Don’t Even Try to Put TiaCorine Into a Box

Running around New York City with the charmingly offbeat North Carolina rapper as she navigates the hectic life of an almost-famous artist.

TiaCorine can see the end of a near two-week grind that had her ricocheting from her spot in Winston-Salem, North Carolina to New York City to schmoozing in L.A. during Grammys week, and now here in Manhattan again for live performances, meetings, and appointments with popular designers amid the February edition of Fashion Week. Her flight back home is only eight hours away, but judging from the weary look on her face as she hops out of an Uber in Soho on this late Monday morning, you would think her watch was ticking backwards. 

She speedwalks to a coffee shop to meet with the stylist for today’s photoshoot. The 29-year-old rapper is then tasked to change out of her Carhartt coat and casual denim and into a lime-green knit outfit. The café’s confused staff points her to the bathroom. After a couple of minutes she reappears, less frantic than before, like she had a pep talk with a yoga guru while turning the toilet into a fitting room, and says to me, “Sorry, my life is crazy right now.”

Much of this insanity—the whooshing, sometimes-undignified rush of what could be rap stardom—is due to Tia’s forceful breakout single “Freaky T,” one of the best rap songs of last year. The flamethrowing homage to Memphis hip-hop underlines her audacious style: expressive, high-energy, hypnotic. Its trippy video, meanwhile, helps explain why she was so in-demand during Fashion Week—in pink leather, sparkly acrylics, and a beauty queen’s blond wig, with her braces as blinding as the Kirby chain around her neck, TiaCorine knows how to stand out.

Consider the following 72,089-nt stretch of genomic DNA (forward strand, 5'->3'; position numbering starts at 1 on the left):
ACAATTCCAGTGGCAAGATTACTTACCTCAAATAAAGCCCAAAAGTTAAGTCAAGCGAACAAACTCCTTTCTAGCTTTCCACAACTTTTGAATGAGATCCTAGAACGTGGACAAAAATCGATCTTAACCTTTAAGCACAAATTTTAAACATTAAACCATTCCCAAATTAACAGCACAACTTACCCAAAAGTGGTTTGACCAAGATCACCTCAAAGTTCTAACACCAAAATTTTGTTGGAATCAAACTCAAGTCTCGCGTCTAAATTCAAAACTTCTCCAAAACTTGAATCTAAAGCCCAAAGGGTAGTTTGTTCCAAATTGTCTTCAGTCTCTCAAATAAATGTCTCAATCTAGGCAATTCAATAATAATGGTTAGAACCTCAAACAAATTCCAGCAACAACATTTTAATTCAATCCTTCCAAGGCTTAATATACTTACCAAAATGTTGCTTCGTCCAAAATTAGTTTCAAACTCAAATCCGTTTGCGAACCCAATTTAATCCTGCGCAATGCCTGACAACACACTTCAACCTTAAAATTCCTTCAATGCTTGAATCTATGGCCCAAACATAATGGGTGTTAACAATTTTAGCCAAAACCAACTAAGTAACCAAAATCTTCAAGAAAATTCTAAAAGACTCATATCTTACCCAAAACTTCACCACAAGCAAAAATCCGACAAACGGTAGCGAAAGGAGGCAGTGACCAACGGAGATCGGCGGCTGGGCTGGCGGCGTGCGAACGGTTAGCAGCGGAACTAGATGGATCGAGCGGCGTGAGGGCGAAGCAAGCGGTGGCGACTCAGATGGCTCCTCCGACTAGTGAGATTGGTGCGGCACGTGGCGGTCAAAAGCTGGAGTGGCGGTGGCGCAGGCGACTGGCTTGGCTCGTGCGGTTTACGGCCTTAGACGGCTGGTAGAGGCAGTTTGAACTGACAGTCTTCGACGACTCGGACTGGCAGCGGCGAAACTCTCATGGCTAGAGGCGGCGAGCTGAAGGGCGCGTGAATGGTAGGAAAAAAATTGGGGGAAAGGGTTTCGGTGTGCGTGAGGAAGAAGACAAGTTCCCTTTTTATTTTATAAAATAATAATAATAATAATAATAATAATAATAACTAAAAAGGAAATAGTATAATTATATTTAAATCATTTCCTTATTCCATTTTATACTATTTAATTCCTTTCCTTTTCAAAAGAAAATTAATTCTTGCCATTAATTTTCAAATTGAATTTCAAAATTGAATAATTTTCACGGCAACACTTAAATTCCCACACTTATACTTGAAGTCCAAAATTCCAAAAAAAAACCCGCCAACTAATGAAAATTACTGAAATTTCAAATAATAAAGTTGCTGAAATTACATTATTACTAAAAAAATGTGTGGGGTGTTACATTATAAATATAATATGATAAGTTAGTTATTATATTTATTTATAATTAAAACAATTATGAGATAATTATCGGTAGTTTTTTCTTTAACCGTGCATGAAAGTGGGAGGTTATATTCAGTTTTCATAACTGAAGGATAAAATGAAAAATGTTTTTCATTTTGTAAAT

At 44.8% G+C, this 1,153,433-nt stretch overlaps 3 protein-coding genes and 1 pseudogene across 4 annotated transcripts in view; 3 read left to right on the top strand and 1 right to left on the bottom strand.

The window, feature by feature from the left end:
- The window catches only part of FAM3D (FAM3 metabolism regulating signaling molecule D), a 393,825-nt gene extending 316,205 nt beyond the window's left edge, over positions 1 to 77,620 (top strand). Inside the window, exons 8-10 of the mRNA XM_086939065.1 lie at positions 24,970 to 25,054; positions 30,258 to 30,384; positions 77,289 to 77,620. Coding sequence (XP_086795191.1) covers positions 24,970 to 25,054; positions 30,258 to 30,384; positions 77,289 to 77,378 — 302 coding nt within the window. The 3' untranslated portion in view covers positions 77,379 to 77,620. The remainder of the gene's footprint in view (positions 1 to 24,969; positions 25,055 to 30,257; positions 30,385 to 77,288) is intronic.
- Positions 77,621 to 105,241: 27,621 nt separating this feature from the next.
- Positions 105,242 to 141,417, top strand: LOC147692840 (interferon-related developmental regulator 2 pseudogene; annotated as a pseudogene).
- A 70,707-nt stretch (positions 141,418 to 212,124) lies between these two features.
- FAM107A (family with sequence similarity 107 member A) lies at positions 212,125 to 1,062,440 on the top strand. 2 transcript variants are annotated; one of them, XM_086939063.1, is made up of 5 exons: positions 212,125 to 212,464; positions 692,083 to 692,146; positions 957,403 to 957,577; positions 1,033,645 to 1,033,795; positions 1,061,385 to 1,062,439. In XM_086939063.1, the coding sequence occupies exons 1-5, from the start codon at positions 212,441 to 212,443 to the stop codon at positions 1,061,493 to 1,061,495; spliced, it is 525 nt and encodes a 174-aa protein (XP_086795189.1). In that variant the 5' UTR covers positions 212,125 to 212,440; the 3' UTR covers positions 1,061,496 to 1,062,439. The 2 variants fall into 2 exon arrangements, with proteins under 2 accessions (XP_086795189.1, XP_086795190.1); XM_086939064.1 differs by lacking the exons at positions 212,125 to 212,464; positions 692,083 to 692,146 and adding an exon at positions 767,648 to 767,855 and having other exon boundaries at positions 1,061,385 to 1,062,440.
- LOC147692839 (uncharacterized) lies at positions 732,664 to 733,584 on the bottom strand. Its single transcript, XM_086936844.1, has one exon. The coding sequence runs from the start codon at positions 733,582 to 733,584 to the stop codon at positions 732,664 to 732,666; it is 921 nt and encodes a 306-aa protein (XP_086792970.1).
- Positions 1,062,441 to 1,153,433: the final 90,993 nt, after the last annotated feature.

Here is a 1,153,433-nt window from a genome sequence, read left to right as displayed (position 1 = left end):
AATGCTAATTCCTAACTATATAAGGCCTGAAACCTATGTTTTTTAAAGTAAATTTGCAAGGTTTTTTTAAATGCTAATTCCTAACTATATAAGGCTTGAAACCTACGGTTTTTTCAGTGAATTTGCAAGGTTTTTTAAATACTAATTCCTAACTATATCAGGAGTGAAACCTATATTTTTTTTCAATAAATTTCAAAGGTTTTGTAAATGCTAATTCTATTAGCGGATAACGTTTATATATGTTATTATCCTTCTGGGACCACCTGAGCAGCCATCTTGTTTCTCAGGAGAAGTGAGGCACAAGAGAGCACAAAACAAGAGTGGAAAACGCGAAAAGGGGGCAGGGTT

The song’s accompanying album, I Can’t Wait, is a mission statement that’s both urgent and eclectic, flitting from style to style, with offbeat references to celebrities, Nintendo characters, and her beloved anime peppered in. On “Paris Hilton,” her voice is almost as deep as GloRilla’s over the breezy beat, where she flips on a dime from a sharp triplet flow to whispers. “Birds” is a cutesy pop song. “Boogie” harkens back to the Neptunes’ heyday. “Find Yours” could be a SZA outtake. “Rockstar” tosses off some Auto-Tuned ska. “Dipset” is all chest puffing. “Chaka Khan” is dancey and hard and funny too: “Ain’t got no dick, I’m cranky/Bitch I’m too cold, ride around with a blankie.” Talking about the album’s stylistic swerves, she says, “The goal is to show people not to put me in a box. I’m Tia. One of one.” 

So now she’s being tugged all over New York City like a taxi driver at rush hour. When we meet, she’s fielding invites to sit next to the celebrity class at runway shows, while local fashion influencers are calling to do #content, and an agent wants her to delay her flight home so she can sit courtside at the Knicks game. She says no to it all. Instead, she’s moseying around Chinatown, eating a mammoth bowl of noodles, and talking about her latest anime watch (the psychological thriller Monster) until it’s time to return to her daughter, two dogs, and bed in North Carolina. “I’m too country for this concrete jungle life,” she says, right before striking a dutiful pose for a random street photographer across the street.